Thursday, April 10, 2014

Gratitudes: Finding the silver lining

Not going to lie: I was NOT planning on this again:
It hasn't even been a full year since I broke my ankle, and here I am, back in das boot. This time, it's a "stress reaction" in the third metatarsal, and I ain't playin'. No running 18 miles on a broken bone this time. It was straight to the doctor, paid attention to the pain signals my body was sending me, and waited hopefully for a diagnosis that would allow me to do Raleigh on Sunday

You know, a diagnosis like 1) a bruised tendon or 2) severe tendinitis or 3) arthritis. 

Runners be crazy. 

It all started last Friday morning during a routine run, when right around the halfway point as we were headed back, I got this really weird, shooting pain right through the middle of my foot. I mentioned it to my buddies, and one even asked if I wanted to stop and walk, but I said "nah, let's just keep going." It hurt badly enough by midday that I figured I wouldn't do my Saturday run, and then I woke up Saturday with bruising and swelling, and couldn't put any weight on it.

Not good. I had an epic meltdown worthy of a seven year old around noon, then pulled myself back together for the rest of the weekend.

Unlike last year when I wanted to just gut it out and wait it out, I called my ortho over the weekend, left a message for an appointment, and called again first thing Monday morning. I got an afternoon appointment for X-rays and was encouraged when they came back "without an obvious break," as the doc said:
I know, that's some bunion, huh?
To which I responded immediately, "so I can run!"

Bless his heart, he has so much patience with idiot runners like me. 

No, no running. Now you can go get an MRI. So I dutifully made the appointment, got the MRI done yesterday, and headed back for the consult on the results today. I'm clearly no doctor, but even I could tell right away that my third metatarsal just ain't right:

And when the orthopedic surgeon tells you that a bit more running could've snapped it, and snapping it could've meant surgery and a screw in your foot, you get a little bit more motivated to be a compliant patient. So into the boot I went, and weirdly, I'm handling it without even the thought of another meltdown.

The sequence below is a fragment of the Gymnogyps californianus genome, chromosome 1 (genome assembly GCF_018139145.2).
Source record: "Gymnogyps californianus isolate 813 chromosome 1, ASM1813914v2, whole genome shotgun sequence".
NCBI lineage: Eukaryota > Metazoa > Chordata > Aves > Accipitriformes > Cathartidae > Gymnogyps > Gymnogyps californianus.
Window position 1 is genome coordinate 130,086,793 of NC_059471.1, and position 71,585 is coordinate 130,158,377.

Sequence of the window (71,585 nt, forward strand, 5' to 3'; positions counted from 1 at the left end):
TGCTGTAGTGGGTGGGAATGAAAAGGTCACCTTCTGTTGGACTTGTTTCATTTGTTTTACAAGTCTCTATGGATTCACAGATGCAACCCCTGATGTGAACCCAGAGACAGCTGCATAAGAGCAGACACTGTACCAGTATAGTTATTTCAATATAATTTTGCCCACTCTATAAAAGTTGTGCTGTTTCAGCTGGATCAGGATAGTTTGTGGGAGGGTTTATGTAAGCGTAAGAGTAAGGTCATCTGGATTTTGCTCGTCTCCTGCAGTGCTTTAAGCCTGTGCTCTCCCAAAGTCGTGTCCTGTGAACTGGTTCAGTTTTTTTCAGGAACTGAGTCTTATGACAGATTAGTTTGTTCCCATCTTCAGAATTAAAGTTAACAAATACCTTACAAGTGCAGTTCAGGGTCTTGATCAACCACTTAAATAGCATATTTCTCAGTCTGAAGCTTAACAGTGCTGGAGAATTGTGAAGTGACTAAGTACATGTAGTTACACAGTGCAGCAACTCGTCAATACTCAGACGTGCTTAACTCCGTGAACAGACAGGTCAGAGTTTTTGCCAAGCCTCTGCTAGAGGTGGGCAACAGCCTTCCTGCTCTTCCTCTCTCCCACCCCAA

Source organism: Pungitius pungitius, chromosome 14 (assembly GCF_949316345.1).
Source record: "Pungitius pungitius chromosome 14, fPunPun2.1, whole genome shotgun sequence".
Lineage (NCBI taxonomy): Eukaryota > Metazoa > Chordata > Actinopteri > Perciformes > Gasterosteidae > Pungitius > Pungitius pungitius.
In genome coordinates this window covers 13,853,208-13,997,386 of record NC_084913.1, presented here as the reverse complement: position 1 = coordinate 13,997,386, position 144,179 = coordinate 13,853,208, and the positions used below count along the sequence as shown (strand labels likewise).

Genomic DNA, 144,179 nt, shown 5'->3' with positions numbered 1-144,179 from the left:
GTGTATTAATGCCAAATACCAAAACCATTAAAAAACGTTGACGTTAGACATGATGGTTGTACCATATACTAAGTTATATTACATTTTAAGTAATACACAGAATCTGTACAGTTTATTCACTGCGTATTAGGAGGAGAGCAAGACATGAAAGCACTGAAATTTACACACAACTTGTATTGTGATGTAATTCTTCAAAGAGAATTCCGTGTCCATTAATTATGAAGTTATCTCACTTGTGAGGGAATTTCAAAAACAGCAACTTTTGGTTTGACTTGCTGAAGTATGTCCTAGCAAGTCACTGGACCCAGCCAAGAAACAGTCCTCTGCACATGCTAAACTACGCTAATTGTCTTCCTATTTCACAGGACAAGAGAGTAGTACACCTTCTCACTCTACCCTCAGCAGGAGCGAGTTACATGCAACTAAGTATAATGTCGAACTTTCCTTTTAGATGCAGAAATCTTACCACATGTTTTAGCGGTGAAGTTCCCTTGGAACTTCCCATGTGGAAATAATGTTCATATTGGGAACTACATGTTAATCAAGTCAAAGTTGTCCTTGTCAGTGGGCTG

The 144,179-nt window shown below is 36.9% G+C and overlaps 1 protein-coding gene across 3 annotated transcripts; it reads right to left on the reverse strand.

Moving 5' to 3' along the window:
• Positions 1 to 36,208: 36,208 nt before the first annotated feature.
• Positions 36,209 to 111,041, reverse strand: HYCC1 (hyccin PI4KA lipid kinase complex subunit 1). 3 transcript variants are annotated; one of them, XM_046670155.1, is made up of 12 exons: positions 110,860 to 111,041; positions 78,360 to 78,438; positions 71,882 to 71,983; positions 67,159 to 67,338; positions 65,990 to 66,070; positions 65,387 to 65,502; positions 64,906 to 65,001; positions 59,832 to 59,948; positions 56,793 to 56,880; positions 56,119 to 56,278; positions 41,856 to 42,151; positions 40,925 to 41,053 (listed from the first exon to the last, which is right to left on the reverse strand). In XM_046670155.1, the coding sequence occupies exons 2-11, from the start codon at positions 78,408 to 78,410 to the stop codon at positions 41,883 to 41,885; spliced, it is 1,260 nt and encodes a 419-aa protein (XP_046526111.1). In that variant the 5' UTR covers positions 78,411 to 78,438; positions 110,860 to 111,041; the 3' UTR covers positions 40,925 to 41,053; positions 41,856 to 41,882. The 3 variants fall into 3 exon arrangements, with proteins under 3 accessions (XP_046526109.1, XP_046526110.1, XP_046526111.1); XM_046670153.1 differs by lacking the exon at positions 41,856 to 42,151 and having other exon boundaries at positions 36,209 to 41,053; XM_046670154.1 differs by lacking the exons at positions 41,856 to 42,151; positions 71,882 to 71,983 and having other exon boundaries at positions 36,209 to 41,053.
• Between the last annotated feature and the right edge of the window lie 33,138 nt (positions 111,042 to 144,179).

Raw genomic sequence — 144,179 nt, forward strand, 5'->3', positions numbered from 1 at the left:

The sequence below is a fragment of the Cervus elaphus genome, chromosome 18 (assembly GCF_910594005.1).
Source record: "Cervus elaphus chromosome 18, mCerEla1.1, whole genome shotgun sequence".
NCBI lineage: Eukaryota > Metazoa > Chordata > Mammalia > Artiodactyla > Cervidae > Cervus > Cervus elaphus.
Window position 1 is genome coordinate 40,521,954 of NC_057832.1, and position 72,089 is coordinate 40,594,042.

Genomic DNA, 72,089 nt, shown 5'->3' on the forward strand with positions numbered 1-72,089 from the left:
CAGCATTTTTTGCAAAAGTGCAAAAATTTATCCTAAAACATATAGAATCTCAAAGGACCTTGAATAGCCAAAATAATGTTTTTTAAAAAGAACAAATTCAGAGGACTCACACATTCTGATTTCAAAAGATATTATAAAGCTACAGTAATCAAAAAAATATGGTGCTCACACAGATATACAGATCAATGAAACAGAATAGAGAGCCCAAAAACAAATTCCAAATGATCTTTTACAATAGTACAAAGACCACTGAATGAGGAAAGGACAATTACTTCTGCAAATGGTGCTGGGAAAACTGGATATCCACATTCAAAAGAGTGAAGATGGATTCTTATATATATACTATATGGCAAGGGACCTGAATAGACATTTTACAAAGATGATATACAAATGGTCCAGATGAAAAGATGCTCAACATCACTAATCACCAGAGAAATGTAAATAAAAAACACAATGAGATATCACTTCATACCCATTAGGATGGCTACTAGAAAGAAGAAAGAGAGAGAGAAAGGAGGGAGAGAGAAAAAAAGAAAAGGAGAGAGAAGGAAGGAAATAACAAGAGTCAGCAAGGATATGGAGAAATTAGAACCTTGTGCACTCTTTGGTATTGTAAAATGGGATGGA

In fact, I've decided that there are Gratitudes to go with what I could call a series of unfortunate events, but which instead I'll call "just my life."

  1. If I had actually gotten into Boston with my BQ instead of what I thought at the time was a major disappointment, I'd be infinitely more crushed right now that I got in and couldn't run because of injury. 
  2. If I had decided to train hard core and requalify for Boston with Raleigh or Garmin as my qualifying attempt and then couldn't race because of injury, I would've been just plain mad. 
  3. This weekend, I had planned to run Raleigh as part of a reunion weekend with some of my female West Point classmates. Instead, I'll get to relax, enjoy their company, cheer them on, make race signs, and ring that cowbell for all it's worth for each one of them who makes it to the start line. 
  4. I don't have a total "no workout" ban like last summer, so I can try once again to do some upper body and core work, two things that are woefully lacking from my fitness routine and that could, ultimately, actually make me a better runner. 
  5. Speaking of things that could make me a better runner, a bum foot means I can get back in the pool earlier than planned. I love to swim - so much that I swam Masters when we lived in Ohio - but have pivoted to running so much that I haven't been in the pool in months. This gives me the time to rediscover the joy of swimming. 
  6. I won't be gone two weekends in April, and won't be running a marathon the morning of John's 7th birthday. While I was looking forward to all of my planned races, the kids are definitely excited that I will be home those days!
I'm not going to pretend I'm not disappointed or upset. I love to run marathons; I really had my heart set on Going for Gold; and there's money already spent on race fees, though the amount pales in comparison to out of pocket costs for, say, foot surgery. There's also the little voice inside my head that surfaces from 20 years ago at West Point telling me to suck it up and work through the pain, that sitting out is for soft people and if I was really hard core, I'd gut it out and get it done. 

Thankfully, there are far, far more voices right here with me at home, at work, via text, email and Facebook messages telling me to stay off of it, rest, and heal. I'm grateful for those voices, and they easily drown out the one in my head.

So four weeks of no running, and then I'll reevaluate my running routine from there. I have a feeling my 30-40 mile per week days are over; the pool and the bike will get more attention, and I'll be better for it all around. I'm super excited about seeing my girlfriends this weekend, and there will still be a race report - it will just be from a different point of view. In fact, I think my vantage point shifted just a little bit with this diagnosis, but from here, it all still looks good.

1 comment:

  1. I'm proud of your attitude, friend. It's ok to say it sucks, and I'm glad you've found the silver lining of a weekend of fun with your buddies. Keep on keepin' on.